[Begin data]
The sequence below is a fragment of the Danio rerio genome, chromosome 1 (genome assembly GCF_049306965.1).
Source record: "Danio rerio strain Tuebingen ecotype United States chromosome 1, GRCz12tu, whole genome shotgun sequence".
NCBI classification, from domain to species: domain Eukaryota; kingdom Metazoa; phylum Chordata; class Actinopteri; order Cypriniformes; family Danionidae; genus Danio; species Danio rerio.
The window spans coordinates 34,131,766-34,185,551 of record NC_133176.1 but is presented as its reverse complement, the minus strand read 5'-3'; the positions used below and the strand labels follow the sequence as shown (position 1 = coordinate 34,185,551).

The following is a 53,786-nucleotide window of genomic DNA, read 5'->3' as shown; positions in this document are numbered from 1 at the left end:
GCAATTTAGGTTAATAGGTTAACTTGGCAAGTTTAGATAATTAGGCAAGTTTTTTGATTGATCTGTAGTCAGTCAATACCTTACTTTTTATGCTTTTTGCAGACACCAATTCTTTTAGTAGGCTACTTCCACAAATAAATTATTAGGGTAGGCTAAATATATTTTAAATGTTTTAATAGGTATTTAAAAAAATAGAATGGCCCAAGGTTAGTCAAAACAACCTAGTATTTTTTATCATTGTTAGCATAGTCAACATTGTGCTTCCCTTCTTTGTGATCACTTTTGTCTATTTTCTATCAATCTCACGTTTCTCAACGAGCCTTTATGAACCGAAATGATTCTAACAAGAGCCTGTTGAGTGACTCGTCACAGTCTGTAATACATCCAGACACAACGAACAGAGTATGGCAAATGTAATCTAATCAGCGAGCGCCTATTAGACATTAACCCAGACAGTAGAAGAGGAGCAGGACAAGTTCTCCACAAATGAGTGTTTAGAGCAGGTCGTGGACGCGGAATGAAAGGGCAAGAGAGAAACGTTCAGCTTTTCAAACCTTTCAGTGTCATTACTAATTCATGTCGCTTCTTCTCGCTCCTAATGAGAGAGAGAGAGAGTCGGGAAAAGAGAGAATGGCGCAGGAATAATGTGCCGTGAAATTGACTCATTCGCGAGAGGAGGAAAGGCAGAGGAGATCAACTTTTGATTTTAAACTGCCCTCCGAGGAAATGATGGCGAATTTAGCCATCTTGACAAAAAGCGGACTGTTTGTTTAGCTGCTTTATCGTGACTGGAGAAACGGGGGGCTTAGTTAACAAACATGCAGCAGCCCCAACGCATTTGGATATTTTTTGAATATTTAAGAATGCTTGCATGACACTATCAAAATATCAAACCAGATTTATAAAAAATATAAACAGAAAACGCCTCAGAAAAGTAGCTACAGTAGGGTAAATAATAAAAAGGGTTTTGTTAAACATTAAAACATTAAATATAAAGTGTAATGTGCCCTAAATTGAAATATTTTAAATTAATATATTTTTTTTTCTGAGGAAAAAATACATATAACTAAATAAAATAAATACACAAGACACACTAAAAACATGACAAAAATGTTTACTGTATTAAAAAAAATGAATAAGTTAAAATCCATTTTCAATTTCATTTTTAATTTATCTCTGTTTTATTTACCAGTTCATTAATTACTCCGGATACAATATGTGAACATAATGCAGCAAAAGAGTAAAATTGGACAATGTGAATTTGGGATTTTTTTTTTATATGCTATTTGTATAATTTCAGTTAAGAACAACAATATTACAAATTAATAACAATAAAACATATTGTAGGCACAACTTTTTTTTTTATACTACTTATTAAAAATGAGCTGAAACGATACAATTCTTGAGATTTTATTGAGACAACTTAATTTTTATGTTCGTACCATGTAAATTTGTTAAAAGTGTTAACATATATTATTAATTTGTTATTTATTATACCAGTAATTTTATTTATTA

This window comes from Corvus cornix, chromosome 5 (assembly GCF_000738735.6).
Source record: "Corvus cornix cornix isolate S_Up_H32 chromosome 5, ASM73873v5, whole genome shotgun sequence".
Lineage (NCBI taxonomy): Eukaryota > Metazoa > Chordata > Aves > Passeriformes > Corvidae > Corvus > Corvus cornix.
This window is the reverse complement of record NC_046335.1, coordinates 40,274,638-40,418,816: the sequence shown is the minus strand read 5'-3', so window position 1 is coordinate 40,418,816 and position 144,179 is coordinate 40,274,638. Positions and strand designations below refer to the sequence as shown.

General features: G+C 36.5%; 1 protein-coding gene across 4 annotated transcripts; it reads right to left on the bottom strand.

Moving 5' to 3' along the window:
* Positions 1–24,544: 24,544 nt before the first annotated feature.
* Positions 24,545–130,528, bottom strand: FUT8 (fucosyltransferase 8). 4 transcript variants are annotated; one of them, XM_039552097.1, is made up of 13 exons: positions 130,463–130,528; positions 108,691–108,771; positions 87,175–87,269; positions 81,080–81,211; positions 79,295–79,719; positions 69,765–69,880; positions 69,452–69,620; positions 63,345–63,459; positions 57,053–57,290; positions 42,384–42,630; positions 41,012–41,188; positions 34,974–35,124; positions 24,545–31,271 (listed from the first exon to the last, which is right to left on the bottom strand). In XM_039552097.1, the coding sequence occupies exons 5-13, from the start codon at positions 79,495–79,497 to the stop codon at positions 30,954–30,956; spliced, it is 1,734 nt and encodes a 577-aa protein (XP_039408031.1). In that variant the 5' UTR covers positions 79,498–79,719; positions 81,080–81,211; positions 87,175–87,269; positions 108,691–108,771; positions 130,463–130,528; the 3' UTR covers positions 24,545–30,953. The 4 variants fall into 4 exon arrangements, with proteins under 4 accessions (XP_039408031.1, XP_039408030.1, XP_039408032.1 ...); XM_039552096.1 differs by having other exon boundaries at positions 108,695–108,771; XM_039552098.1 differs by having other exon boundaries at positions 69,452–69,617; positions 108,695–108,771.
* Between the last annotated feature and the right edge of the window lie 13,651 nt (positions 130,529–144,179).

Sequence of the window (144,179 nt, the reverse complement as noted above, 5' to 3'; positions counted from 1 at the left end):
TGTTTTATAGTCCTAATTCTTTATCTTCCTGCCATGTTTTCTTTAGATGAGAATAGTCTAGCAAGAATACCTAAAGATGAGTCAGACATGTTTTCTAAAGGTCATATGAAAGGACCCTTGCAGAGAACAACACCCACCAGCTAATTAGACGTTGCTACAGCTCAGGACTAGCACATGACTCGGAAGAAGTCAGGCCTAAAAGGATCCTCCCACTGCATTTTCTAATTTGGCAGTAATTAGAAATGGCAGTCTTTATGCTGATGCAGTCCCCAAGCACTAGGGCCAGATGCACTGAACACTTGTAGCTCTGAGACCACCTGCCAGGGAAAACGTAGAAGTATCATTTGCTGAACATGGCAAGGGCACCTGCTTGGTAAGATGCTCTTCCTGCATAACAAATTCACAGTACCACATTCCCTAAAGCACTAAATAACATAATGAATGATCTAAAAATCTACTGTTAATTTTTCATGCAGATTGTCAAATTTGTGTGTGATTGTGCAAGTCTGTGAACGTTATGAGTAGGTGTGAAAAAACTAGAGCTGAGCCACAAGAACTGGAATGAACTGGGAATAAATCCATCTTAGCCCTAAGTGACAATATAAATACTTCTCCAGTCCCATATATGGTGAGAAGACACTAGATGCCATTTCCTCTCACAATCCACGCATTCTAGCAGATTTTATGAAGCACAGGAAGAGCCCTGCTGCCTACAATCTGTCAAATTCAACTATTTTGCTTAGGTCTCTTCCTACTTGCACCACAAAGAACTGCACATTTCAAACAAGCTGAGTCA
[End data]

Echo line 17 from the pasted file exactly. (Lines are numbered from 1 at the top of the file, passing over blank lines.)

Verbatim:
TGTTTTATAGTCCTAATTCTTTATCTTCCTGCCATGTTTTCTTTAGATGAGAATAGTCTAGCAAGAATACCTAAAGATGAGTCAGACATGTTTTCTAAAGGTCATATGAAAGGACCCTTGCAGAGAACAACACCCACCAGCTAATTAGACGTTGCTACAGCTCAGGACTAGCACATGACTCGGAAGAAGTCAGGCCTAAAAGGATCCTCCCACTGCATTTTCTAATTTGGCAGTAATTAGAAATGGCAGTCTTTATGCTGATGCAGTCCCCAAGCACTAGGGCCAGATGCACTGAACACTTGTAGCTCTGAGACCACCTGCCAGGGAAAACGTAGAAGTATCATTTGCTGAACATGGCAAGGGCACCTGCTTGGTAAGATGCTCTTCCTGCATAACAAATTCACAGTACCACATTCCCTAAAGCACTAAATAACATAATGAATGATCTAAAAATCTACTGTTAATTTTTCATGCAGATTGTCAAATTTGTGTGTGATTGTGCAAGTCTGTGAACGTTATGAGTAGGTGTGAAAAAACTAGAGCTGAGCCACAAGAACTGGAATGAACTGGGAATAAATCCATCTTAGCCCTAAGTGACAATATAAATACTTCTCCAGTCCCATATATGGTGAGAAGACACTAGATGCCATTTCCTCTCACAATCCACGCATTCTAGCAGATTTTATGAAGCACAGGAAGAGCCCTGCTGCCTACAATCTGTCAAATTCAACTATTTTGCTTAGGTCTCTTCCTACTTGCACCACAAAGAACTGCACATTTCAAACAAGCTGAGTCA